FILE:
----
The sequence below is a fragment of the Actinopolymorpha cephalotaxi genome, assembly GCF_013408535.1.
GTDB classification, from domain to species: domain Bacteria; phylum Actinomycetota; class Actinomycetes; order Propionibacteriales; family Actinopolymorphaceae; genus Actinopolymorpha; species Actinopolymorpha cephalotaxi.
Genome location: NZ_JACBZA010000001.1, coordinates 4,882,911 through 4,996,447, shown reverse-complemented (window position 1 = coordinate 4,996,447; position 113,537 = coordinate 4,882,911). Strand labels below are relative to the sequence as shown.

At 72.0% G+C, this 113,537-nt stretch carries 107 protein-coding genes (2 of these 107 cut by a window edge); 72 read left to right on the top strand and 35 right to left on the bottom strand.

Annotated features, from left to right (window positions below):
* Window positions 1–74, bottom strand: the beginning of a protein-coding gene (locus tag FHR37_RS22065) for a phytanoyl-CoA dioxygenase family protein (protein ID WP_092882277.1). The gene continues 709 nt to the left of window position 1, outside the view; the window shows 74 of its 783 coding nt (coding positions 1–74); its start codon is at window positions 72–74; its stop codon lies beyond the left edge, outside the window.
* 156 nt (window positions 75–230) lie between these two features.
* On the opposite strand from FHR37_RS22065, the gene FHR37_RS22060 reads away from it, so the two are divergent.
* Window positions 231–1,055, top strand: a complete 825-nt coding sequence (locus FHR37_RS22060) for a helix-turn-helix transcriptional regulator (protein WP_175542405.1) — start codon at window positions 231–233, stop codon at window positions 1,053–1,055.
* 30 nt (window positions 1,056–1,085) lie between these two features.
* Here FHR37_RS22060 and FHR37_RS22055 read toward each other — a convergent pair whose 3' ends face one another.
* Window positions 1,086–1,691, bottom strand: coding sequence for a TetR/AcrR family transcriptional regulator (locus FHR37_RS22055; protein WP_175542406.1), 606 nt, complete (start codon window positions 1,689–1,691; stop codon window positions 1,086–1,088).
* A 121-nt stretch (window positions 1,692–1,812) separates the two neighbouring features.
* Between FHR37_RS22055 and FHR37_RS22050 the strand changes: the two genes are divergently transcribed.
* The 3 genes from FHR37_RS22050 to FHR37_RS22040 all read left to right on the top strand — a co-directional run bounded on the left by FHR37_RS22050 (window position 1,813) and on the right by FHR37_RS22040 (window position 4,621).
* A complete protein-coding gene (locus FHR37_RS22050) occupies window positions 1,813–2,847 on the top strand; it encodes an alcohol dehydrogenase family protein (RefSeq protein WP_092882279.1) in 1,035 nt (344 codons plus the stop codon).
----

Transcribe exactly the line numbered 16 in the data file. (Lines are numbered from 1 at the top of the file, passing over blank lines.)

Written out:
* A complete protein-coding gene (locus FHR37_RS22050) occupies window positions 1,813–2,847 on the top strand; it encodes an alcohol dehydrogenase family protein (RefSeq protein WP_092882279.1) in 1,035 nt (344 codons plus the stop codon).